The reason why “Seeing Red” isn’t my #1 least favorite episode is because good things surprisingly came out of it. For one thing, James Marsters decided to put in his contract that he would never do a rape scene in anything he’s in after that episode, which is majorly amazing considering he always chooses to play the bad guy. It’s still a difficult thing for him to talk about to this day. It also led to Spike seeking atonement for his actions. Eventually, Buffy forgives him in what is, in my honest opinion, my favorite Spuffy moment in the entire show: the scene from “Touched” where Buffy tells Spike to stay with her in the abandoned house and they fall asleep in each other’s arms.
What I really hate about the scene is that a good chunk of the fandom sees what Spike did as unforgivable. Willow eventually learns to forgive herself in Season 7 and she’s still a beloved character. Xander is easily forgiven for his actions even though he never got to atone for them. Angel is easily forgiven in spite of the fact that he let the majority of the lawyers of Wolfram and Hart be murdered by Darla and Drusilla. Why is it that Spike isn’t forgiven in the eyes of his haters?
Honestly, I’m not saying that you shouldn’t hate Spike. There are things that I hate that I can’t rationalize or give a good explanation for. I’m just saying that if we can’t forgive fictional characters for their actions and believe that they have atoned for their wrongdoings, how can we forgive people who do those things in real life?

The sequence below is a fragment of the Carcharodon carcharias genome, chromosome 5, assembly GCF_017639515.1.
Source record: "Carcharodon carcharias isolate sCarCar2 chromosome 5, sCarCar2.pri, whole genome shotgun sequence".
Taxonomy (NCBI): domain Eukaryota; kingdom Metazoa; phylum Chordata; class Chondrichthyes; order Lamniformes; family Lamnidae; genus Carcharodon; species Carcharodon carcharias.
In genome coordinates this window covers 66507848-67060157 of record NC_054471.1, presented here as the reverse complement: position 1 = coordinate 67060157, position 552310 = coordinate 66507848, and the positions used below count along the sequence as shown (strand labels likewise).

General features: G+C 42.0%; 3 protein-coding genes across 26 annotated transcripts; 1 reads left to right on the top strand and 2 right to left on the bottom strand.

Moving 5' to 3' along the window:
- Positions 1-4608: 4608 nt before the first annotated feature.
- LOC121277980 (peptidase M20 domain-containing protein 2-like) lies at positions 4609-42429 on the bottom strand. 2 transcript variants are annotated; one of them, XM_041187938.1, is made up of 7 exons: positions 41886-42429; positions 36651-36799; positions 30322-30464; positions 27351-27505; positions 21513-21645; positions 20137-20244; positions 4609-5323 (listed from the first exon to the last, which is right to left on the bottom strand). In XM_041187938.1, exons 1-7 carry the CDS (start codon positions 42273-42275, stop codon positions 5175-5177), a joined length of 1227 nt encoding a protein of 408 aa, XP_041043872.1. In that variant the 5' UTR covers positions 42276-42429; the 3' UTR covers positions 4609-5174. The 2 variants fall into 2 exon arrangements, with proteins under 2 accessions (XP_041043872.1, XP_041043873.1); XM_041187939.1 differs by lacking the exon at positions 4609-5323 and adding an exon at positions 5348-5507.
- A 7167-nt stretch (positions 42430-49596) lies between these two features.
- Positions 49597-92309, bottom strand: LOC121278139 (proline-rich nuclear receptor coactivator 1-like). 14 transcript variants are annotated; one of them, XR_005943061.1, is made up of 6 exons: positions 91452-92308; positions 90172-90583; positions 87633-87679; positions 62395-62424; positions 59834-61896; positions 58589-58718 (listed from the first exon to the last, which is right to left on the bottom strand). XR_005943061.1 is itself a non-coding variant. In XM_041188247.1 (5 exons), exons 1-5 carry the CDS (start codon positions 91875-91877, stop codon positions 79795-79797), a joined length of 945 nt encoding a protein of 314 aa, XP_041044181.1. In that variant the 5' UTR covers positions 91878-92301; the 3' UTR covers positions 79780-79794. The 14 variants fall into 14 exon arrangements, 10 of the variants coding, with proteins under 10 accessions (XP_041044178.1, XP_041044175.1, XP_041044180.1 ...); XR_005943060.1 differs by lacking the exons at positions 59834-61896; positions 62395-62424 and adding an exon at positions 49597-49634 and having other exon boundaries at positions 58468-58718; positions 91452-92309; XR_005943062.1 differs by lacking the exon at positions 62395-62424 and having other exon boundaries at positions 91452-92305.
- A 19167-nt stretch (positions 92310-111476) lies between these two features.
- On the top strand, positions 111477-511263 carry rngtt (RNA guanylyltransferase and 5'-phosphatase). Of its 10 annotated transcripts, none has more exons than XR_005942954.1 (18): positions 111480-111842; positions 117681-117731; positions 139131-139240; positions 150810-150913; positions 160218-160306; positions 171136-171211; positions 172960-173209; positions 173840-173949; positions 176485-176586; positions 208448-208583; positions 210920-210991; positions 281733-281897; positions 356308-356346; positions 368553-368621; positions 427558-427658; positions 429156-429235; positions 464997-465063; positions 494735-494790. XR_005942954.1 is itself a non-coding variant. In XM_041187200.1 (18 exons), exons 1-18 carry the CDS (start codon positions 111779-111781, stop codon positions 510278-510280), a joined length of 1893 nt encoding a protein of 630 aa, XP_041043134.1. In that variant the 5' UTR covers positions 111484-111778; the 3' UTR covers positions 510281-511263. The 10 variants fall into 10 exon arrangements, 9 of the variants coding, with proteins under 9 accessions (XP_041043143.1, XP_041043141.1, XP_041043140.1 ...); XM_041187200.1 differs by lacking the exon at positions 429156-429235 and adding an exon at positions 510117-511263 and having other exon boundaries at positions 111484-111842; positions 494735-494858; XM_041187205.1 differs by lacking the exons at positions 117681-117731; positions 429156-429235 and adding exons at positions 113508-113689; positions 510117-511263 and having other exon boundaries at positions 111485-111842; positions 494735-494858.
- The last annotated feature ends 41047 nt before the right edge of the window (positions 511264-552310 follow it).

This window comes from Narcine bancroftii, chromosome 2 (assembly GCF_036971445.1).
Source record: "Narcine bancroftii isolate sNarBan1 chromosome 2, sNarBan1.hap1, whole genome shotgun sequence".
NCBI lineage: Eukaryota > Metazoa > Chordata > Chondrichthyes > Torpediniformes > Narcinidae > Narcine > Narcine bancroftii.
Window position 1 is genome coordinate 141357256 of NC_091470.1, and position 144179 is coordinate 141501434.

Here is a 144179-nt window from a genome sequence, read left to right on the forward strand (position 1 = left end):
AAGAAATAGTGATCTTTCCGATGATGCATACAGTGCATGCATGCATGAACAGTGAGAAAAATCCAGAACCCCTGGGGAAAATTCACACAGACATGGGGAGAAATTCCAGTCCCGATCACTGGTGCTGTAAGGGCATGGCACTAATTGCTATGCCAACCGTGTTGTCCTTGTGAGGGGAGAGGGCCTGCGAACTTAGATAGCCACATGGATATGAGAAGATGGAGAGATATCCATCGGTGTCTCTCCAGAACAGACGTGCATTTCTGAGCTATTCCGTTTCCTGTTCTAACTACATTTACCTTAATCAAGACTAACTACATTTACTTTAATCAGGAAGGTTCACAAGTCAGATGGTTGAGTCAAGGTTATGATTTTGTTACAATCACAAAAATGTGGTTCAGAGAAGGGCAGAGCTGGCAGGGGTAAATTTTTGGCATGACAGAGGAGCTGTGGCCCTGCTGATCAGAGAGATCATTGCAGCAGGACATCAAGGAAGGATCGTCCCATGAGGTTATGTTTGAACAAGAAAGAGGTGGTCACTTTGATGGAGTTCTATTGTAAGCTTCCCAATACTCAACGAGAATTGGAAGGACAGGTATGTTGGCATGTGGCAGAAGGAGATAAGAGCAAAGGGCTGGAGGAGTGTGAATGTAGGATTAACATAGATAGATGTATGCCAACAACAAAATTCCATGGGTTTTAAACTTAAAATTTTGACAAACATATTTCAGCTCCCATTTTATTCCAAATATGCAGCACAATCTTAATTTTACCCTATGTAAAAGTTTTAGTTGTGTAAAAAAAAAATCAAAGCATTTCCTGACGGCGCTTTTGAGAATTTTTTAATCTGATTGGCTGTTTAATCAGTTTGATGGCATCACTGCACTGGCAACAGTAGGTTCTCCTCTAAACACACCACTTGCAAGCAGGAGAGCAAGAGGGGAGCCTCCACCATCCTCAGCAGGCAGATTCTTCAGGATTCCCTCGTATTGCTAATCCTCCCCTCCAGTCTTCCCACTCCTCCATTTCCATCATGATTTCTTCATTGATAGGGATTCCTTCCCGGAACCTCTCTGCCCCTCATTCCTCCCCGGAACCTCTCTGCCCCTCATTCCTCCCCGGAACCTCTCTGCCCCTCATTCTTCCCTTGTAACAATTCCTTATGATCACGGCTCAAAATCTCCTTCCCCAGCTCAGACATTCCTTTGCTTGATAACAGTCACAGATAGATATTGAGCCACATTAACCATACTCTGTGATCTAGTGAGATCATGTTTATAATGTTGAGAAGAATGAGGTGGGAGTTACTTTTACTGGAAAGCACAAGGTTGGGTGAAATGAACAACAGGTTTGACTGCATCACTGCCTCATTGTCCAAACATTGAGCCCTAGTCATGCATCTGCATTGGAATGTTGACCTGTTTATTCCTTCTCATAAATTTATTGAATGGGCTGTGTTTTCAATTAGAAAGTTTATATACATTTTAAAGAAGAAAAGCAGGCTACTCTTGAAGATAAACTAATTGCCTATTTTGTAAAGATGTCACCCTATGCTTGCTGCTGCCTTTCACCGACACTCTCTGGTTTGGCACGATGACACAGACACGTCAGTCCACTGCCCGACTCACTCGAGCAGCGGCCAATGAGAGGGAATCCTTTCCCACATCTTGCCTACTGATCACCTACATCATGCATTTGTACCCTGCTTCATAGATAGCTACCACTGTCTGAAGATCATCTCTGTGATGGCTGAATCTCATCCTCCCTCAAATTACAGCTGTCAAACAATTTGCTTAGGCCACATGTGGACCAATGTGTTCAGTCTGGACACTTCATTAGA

It’s very telling that the most hated villain in all of Buffy isn’t Spike or Angelus or Glory or the Mayor or the Master. The most hated villains in Buffy are Warren Mears and The First Evil. The First Evil is hated mostly because it’s all talk and no action. But Warren? Warren is a human being. He isn’t a vampire or a hell god or a human who chose to become a demon. He is the most real villain of the entire season. He should have been easily taken care of, but Buffy and the Scoobies were too drenched in depression to deal with him properly. The reason Warren gets hated is because even though he’s a human, he murders his girlfriend, accidentally kills Tara, and shoots Buffy in cold blood, all without a single ounce of remorse.
We tend to treat people who do the things Warren did in a similar way. We hate them without giving them a chance for mercy or forgiveness. And believe me, I hate certain characters on Buffy and other shows to the point that I kill them in fanfictions. But here’s the thing, I can draw the line between fiction and reality. My friend Ian Miller says “I think if you care enough about a fictional character to defend them, you should care enough about a fictional character to treat them like a real person. If you act as yourself, you’re removing that distance, and thus the motives are functionally identical to if they were real.” Whenever I kill off characters in fiction, I do so with emotional distance.
I still feel anger towards Warren for killing Tara and for Riley and Angelus because they represent the pain that tormented me. But last night, I chose to forgive those who hurt me. And it was an amazing, wonderful experience. I may never see those who’ve hurt me nor will I ever know if they are truly sorry, but I feel like I’ve moved on past the pain and feel released from the power that my enemies have had over me. I don’t know if it’ll be safe to be in the same room with them, but I know that right now, I can think about them without feeling any hurt. So hopefully, I can learn to forgive the characters I hate as well and give them a different karmic retribution that doesn’t end with them being tortured. I also hope that those who hate Spike for whatever reasons can learn to forgive him as well.
Besides that, Spike and Buffy are now having a happy mature relationship in the Season 10 comics, so in the immortal immature words of Nelson Muntz from The Simpsons: